Senate Leader Kevin de León joins workers to shine a light on wage theft

SEIU-2015-0821- 023

Forum and action at “El Super” market highlight urgency to fix enforcement failures with SB 588, the Fair Day’s Pay Act

Los Angeles – State Senate President Pro Tempore Kevin de León (D-Los Angeles) joined workers who have experienced wage theft at a “Fair Day’s Pay” town hall on Friday, August 21. Airline services, janitorial and restaurant workers were among those who shared their stories to expose how weaknesses in our laws and enforcement of those laws enable corporations use to cheat workers. The event also served as a forum to discuss policy solutions needed to improve enforcement of laws against wage theft and help workers collect pay they’ve earned.

“Today’s event demonstrated how exploitation of workers is pervasive in the low-wage economy. Our policymakers must respond at every level to strengthen enforcement and deter future crimes against workers,” said Alexandra Suh, Executive Director of the Koreatown Immigrant Workers Alliance (KIWA). “Los Angeles City and County leaders are moving forward with critical enforcement solutions, and SB 588 is a necessary next step at the state level to target bad actors and help workers recover money they’ve earned.”

“Our laws are only good as our ability to enforce them. But some employers continue to steal from workers without fear of consequences,” said Sen. De Leon, who has authored SB 588, the Fair Day’s Pay Act. “I want to give our Labor Commissioner the tools necessary to enforce the law. And I want to give law-breaking employers something to fear.”

The University of California at Los Angeles Labor Center has dubbed Los Angeles “the wage theft capital of the country” after a 2010 study found that more than $1 billion in wages are stolen from low-wage workers in the area each year. Even when workers win a wage theft claim in court, five out of six never see a cent of what they are owed.

Common forms of wage theft include paying less than the minimum wage, paying workers for fewer hours than were worked, misclassifying workers as independent contractors, or failing to pay overtime as required by law. In addition to the financial toll wage theft takes on families, a study conducted by Human Impact Partners found wage theft harms the health and well-being of workers in low-wage jobs and their families with adverse consequences including poor living conditions, food insecurity, stress, anxiety and depression.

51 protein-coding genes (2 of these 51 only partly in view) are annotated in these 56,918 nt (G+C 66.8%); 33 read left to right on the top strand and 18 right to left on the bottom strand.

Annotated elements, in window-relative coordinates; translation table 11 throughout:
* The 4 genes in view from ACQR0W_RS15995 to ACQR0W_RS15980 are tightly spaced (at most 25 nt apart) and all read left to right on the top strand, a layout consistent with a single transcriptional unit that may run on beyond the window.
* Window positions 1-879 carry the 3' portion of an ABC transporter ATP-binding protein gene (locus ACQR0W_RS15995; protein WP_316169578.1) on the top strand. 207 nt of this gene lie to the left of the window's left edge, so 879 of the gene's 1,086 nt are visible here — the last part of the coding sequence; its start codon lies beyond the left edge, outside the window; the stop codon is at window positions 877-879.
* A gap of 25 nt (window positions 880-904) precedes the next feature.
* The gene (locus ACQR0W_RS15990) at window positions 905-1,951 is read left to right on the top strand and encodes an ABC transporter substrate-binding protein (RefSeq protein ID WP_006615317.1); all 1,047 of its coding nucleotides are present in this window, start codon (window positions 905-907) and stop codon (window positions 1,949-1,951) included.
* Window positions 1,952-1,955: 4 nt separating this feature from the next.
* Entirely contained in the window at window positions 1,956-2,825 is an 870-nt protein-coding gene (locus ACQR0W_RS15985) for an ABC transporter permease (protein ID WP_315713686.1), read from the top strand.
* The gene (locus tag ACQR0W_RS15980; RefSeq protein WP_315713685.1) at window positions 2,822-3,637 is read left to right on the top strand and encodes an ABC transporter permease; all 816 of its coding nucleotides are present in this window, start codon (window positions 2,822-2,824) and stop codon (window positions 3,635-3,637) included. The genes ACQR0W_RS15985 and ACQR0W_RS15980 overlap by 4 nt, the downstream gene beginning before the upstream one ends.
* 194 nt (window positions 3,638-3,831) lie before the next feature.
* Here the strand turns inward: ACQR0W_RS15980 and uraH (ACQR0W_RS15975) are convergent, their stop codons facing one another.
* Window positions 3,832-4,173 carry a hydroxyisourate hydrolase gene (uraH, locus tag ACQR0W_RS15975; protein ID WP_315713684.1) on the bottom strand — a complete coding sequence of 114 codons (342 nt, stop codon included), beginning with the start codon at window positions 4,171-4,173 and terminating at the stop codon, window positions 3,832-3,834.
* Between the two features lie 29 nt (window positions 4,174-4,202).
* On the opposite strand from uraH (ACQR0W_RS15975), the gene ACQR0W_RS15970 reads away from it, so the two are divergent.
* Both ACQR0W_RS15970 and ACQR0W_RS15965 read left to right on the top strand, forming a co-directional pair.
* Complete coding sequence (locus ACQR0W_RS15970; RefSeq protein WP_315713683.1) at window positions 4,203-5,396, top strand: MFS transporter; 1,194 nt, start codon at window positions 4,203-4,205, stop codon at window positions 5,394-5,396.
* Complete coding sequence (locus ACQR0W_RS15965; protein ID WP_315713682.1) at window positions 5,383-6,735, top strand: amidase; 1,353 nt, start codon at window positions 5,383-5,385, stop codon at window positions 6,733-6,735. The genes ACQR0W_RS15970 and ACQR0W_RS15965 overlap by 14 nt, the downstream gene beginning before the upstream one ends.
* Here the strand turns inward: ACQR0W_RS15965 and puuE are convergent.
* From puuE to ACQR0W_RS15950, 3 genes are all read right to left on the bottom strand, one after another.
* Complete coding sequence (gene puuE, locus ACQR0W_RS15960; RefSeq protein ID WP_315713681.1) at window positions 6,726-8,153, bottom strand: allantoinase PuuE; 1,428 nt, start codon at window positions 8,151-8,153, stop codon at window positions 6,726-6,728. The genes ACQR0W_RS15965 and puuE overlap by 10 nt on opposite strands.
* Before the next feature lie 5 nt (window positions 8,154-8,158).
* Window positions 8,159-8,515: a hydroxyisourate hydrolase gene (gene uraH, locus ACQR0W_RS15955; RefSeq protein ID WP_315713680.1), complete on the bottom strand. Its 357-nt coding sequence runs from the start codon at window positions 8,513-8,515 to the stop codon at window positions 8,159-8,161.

The problem of wage theft is vast and the solution requires nothing less than the full and effective joint enforcement of California’s labor laws, on the city, county and state level. This year, when the city of Los Angeles moved to raise its minimum wage, it also made great strides in enforcing this new wage by establishing a local office to receive, investigate, and decide complaints of violations, and issue citations to violators. The County of Los Angeles recently voted to introduce ordinances to raise its minimum wage and create a county-wide enforcement agency.

At the State level, Sen. De León has proposed SB 588, the Fair Day’s Pay Act, to beef up wage theft enforcement in California. The bill, which is expected to pass the Assembly and land on Governor Jerry Brown’s desk in the coming weeks, would target bad actors and strengthen the State Labor Commissioner’s ability to collect wages owed to workers.

“Loopholes in enforcement of current laws let deadbeat employers get away with stealing from workers, and that has to stop,” said David Huerta, President of SEIU – United Service Workers West. “Having made change at the local level to prevent wage theft, workers and community partners are setting our sights on passing SB 588. This bill targets bad actors and gives workers a fighting change of collecting wages they’ve rightfully earned.”

Following the forum, participants demonstrated the growing energy behind a movement to combat wage theft as they marched to the nearby El Super store in Highland Park. The El Super chain was recently slapped with six-figure fines and penalties by the State Labor Commissioner after an investigation uncovered widespread wage theft.

“Workers are fed up with the corporations like El Super who’ve not only stolen our pay but stolen our dignity. That’s why we’re standing up to demand change,” said Amy Martinez who worked for an El Super store for two years and is part of a wage theft claim before the California Labor Commission.

Today’s event was sponsored by the Service Employees International Union (SEIU) California and the California Fair Paycheck Coalition of low-wage workers, community organizations, worker centers, and labor organizations.

Did you like this? Share it:

Comments are closed.